I've seen a figure of about four days of full demand mentioned as a realistic amount of storage to make fully renewable energy reliable. That's a pretty huge amount of storage and an inexpensive but bulky battery system is really just what you want for that. One advantage of these all liquid systems is their scalability. The capacity scales with the cube of the size (but the peak power scales only as the square because it depends on the electrode interface area) and the heat loss with the square. Plus, heat retention is a solved problem more or less - we know how to insulate things in this temperature range.

I'd like to see some order of magnitude calculations of how much this would cost per MWh, but I don't have time to do it right now. I don't even know if we have enough antimony and magnesium to do this on a really large scale.
posted by atrazine at 4:54 AM on October 25, 2012


a mostly-electric car fleet could end up being an even bigger distributed energy storage resource than we need

So if you go to use your car during peak hours, you might find the battery dead because the electric company's drained it to run your neighbor's water heater? I hope I'm misunderstanding that.
posted by echo target at 6:47 AM on October 25, 2012



Cheaper output-smoothing at solar plants would be a nice win, but probably not revolutionary all on its own. No doubt it would make centralized solar power generation a bit cheaper and expand the range of suitable sites somewhat, but my layman's understanding is that the expense of solar energy storage is not the main thing that is preventing us from throwing off the shackles of the petroleum industry, slaying the dragon of global climate change, and surging forth into a bright new era of unlimited free power. It would be a nice technology that would potentially be very valuable, but not necessarily a real game-changer.


There are only two things stopping us from implementing a renewables drive to address climate change and the decline in fossil fuels:

1. politics.
2. the sheer expense of DEPLOYING lots and lots of physical capital out there. We're talking trillions of dollars. Renewables are already good.

But that said, we don't need new tech. Germans, with their solar and wind mania, are now paying less per kwh than the French and their nukes.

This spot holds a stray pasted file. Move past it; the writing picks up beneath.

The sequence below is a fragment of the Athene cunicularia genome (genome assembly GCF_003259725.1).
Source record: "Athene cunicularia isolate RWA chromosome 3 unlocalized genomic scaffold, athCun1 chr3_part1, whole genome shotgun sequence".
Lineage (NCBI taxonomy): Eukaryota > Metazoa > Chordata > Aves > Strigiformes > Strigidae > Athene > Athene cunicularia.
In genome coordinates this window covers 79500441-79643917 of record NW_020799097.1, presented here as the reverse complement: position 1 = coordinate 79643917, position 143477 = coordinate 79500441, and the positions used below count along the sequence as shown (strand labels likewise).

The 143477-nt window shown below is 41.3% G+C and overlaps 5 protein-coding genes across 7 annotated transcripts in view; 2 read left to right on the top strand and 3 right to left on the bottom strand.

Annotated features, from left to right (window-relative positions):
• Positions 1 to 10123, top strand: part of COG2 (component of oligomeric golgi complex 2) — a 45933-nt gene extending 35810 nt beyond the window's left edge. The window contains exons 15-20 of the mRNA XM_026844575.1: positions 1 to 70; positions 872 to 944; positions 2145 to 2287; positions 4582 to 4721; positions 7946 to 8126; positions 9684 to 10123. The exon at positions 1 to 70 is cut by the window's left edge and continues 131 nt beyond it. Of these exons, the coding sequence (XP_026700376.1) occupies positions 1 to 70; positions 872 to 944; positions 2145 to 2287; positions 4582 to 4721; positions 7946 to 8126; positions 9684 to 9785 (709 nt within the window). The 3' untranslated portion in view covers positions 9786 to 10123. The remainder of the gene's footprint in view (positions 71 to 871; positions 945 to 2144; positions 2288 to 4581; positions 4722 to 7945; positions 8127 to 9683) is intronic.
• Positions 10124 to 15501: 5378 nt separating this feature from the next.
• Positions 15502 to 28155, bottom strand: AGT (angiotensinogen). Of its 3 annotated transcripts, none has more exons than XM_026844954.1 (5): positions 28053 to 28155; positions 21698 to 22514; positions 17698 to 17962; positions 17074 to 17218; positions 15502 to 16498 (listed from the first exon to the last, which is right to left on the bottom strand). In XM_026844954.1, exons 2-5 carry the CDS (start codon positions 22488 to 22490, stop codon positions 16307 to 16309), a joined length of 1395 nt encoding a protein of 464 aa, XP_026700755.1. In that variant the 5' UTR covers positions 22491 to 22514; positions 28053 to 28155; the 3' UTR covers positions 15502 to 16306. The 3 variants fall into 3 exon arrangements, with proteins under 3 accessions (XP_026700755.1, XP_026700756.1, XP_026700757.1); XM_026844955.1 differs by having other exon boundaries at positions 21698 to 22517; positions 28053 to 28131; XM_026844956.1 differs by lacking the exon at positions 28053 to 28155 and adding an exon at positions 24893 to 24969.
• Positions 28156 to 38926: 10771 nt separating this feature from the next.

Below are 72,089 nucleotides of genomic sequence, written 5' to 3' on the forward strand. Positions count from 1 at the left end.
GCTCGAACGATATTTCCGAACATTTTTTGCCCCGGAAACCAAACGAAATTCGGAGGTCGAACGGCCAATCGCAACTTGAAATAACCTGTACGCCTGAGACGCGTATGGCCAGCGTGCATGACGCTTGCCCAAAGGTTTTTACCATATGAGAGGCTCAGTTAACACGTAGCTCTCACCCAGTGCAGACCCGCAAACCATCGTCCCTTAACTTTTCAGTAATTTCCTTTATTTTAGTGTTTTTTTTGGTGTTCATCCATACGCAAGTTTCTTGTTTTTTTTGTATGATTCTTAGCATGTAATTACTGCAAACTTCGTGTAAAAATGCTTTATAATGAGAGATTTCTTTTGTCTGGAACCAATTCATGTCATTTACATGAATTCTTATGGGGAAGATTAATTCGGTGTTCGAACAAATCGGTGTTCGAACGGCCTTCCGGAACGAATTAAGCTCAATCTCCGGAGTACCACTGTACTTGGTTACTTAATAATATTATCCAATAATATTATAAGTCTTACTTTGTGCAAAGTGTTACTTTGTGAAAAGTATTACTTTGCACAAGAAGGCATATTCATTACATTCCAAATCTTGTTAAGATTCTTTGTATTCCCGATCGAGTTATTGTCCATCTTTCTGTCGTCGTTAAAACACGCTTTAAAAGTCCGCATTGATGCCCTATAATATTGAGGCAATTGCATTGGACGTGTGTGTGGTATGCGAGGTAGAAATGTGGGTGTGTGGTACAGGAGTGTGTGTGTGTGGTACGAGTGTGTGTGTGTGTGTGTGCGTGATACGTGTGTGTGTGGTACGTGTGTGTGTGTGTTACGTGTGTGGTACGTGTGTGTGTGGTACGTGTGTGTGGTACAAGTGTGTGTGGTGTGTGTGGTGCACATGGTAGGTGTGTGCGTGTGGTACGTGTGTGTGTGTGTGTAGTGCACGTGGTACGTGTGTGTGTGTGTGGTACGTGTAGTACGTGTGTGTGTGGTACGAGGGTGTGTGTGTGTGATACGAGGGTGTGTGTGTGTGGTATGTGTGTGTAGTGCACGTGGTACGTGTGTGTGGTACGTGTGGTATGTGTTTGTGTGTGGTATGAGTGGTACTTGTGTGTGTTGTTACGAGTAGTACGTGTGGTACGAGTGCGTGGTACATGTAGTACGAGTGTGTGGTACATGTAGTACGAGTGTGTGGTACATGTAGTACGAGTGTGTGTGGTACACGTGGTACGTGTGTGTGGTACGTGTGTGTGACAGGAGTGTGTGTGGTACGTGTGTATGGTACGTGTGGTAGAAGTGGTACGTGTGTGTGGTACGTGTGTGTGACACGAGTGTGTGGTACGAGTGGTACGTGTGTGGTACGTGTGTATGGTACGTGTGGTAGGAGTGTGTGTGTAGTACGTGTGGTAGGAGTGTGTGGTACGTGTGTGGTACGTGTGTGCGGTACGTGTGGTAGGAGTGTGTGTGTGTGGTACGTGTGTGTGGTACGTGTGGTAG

posted by ocschwar at 9:13 AM on October 25, 2012


This is an emerging technology so skepticism is healthy, but over skepticism is lazy.

This is the best disinterested source I could find: TR10: Liquid Battery

..from March 2009.

he's only made a single prototype

..in March 2009.

Here is what you missed by not watching the OP video: The battery is modular 2-4 KW in size. Size of a pizza box. Sealed metal casing. Sits on a table, no "hellish molten metal" on the outside, a small amount inside. Stack as many as you want for whatever size battery needed. Store them in a shipping container, put the shipping container wherever you want. Shipping container = 200 houses energy use ie. dense

The battery is for utility grid power storage. It can store power from solar and wind for use when the sun doesn't shine or the wind doesn't blow. This means 100% green energy potential if costs for the battery are low enough. This is a 'Big Deal'. Is it the only Deal? No. But without it, green energy will cap out below 40% of total power generation (wind and solar anyway).

Present unknowns are how it will behave under real work loads and stresses which is the next phase. The company is funded by Bill Gates, Total Oil, MIT and other folks who know something about developing technology. They are not seeking investors though I imagine many are seeking to invest.
posted by stbalbach at 11:43 AM on October 25, 2012 [2 favorites]


So if you go to use your car during peak hours, you might find the battery dead because the electric company's drained it to run your neighbor's water heater? I hope I'm misunderstanding that.

I think you probably are.

For a start, most electric water heaters are storage types designed to heat the water when electricity is cheap, i.e. off-peak. Peak electricity use generally occurs in the height of summer when everybody turns on their air conditioner.

For seconds, the proportion of any given car's energy storage made available for grid use would be set by its owner via its charge controller, not by the utility company. People who live fifteen minutes from work could set their cars to maintain at least half an hour's standing charge; people who live further away could set theirs to maintain more.